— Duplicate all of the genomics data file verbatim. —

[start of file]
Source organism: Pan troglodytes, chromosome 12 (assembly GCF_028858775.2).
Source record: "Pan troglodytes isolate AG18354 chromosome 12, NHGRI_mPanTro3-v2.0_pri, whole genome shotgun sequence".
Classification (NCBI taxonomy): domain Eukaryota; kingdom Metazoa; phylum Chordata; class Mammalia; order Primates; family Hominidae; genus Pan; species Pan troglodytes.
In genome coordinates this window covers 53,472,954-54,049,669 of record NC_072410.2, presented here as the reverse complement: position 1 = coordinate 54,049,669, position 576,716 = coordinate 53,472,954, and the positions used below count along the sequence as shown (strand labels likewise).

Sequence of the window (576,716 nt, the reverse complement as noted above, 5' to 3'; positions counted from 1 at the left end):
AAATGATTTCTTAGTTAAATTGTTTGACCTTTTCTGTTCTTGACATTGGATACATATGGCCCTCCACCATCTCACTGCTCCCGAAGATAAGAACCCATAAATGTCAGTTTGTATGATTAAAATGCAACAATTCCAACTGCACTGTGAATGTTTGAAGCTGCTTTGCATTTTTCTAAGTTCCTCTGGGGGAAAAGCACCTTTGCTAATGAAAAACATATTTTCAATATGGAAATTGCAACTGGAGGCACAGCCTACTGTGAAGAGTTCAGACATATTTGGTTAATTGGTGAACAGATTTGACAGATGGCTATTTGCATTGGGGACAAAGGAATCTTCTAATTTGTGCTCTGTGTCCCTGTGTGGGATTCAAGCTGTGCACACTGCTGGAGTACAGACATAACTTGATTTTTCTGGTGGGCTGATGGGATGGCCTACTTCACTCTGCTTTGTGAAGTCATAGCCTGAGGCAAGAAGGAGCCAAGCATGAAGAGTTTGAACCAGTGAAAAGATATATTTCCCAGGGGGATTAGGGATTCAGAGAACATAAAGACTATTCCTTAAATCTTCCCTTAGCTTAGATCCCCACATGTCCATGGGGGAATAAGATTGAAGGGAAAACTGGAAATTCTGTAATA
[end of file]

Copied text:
Source organism: Pan troglodytes, chromosome 12 (assembly GCF_028858775.2).
Source record: "Pan troglodytes isolate AG18354 chromosome 12, NHGRI_mPanTro3-v2.0_pri, whole genome shotgun sequence".
Classification (NCBI taxonomy): domain Eukaryota; kingdom Metazoa; phylum Chordata; class Mammalia; order Primates; family Hominidae; genus Pan; species Pan troglodytes.
In genome coordinates this window covers 53,472,954-54,049,669 of record NC_072410.2, presented here as the reverse complement: position 1 = coordinate 54,049,669, position 576,716 = coordinate 53,472,954, and the positions used below count along the sequence as shown (strand labels likewise).

Sequence of the window (576,716 nt, the reverse complement as noted above, 5' to 3'; positions counted from 1 at the left end):
AAATGATTTCTTAGTTAAATTGTTTGACCTTTTCTGTTCTTGACATTGGATACATATGGCCCTCCACCATCTCACTGCTCCCGAAGATAAGAACCCATAAATGTCAGTTTGTATGATTAAAATGCAACAATTCCAACTGCACTGTGAATGTTTGAAGCTGCTTTGCATTTTTCTAAGTTCCTCTGGGGGAAAAGCACCTTTGCTAATGAAAAACATATTTTCAATATGGAAATTGCAACTGGAGGCACAGCCTACTGTGAAGAGTTCAGACATATTTGGTTAATTGGTGAACAGATTTGACAGATGGCTATTTGCATTGGGGACAAAGGAATCTTCTAATTTGTGCTCTGTGTCCCTGTGTGGGATTCAAGCTGTGCACACTGCTGGAGTACAGACATAACTTGATTTTTCTGGTGGGCTGATGGGATGGCCTACTTCACTCTGCTTTGTGAAGTCATAGCCTGAGGCAAGAAGGAGCCAAGCATGAAGAGTTTGAACCAGTGAAAAGATATATTTCCCAGGGGGATTAGGGATTCAGAGAACATAAAGACTATTCCTTAAATCTTCCCTTAGCTTAGATCCCCACATGTCCATGGGGGAATAAGATTGAAGGGAAAACTGGAAATTCTGTAATA